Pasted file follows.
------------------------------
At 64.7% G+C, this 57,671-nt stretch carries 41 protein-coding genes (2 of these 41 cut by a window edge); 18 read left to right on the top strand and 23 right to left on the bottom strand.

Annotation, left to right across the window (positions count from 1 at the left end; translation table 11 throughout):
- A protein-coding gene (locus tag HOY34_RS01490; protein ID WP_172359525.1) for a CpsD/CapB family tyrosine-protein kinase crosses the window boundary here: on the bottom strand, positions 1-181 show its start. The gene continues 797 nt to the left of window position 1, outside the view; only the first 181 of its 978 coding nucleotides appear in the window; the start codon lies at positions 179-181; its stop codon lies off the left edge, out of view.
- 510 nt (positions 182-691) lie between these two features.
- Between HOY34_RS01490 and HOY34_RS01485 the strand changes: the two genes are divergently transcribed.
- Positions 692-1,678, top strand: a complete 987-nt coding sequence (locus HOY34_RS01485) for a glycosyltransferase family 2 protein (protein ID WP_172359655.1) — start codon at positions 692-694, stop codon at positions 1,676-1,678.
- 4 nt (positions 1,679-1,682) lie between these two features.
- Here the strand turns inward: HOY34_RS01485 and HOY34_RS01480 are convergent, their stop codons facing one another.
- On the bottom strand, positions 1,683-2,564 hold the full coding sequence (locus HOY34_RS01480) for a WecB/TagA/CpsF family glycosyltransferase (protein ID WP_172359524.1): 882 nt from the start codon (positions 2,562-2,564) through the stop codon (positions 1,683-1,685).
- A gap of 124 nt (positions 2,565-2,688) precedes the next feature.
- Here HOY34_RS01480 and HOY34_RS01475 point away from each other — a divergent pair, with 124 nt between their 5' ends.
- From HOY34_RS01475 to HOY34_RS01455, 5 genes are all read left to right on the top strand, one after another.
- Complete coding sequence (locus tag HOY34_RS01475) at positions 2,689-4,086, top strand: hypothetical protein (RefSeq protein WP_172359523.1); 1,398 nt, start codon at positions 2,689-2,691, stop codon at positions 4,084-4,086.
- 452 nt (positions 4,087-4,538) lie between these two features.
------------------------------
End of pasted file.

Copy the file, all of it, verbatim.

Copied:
At 64.7% G+C, this 57,671-nt stretch carries 41 protein-coding genes (2 of these 41 cut by a window edge); 18 read left to right on the top strand and 23 right to left on the bottom strand.

Annotation, left to right across the window (positions count from 1 at the left end; translation table 11 throughout):
- A protein-coding gene (locus tag HOY34_RS01490; protein ID WP_172359525.1) for a CpsD/CapB family tyrosine-protein kinase crosses the window boundary here: on the bottom strand, positions 1-181 show its start. The gene continues 797 nt to the left of window position 1, outside the view; only the first 181 of its 978 coding nucleotides appear in the window; the start codon lies at positions 179-181; its stop codon lies off the left edge, out of view.
- 510 nt (positions 182-691) lie between these two features.
- Between HOY34_RS01490 and HOY34_RS01485 the strand changes: the two genes are divergently transcribed.
- Positions 692-1,678, top strand: a complete 987-nt coding sequence (locus HOY34_RS01485) for a glycosyltransferase family 2 protein (protein ID WP_172359655.1) — start codon at positions 692-694, stop codon at positions 1,676-1,678.
- 4 nt (positions 1,679-1,682) lie between these two features.
- Here the strand turns inward: HOY34_RS01485 and HOY34_RS01480 are convergent, their stop codons facing one another.
- On the bottom strand, positions 1,683-2,564 hold the full coding sequence (locus HOY34_RS01480) for a WecB/TagA/CpsF family glycosyltransferase (protein ID WP_172359524.1): 882 nt from the start codon (positions 2,562-2,564) through the stop codon (positions 1,683-1,685).
- A gap of 124 nt (positions 2,565-2,688) precedes the next feature.
- Here HOY34_RS01480 and HOY34_RS01475 point away from each other — a divergent pair, with 124 nt between their 5' ends.
- From HOY34_RS01475 to HOY34_RS01455, 5 genes are all read left to right on the top strand, one after another.
- Complete coding sequence (locus tag HOY34_RS01475) at positions 2,689-4,086, top strand: hypothetical protein (RefSeq protein WP_172359523.1); 1,398 nt, start codon at positions 2,689-2,691, stop codon at positions 4,084-4,086.
- 452 nt (positions 4,087-4,538) lie between these two features.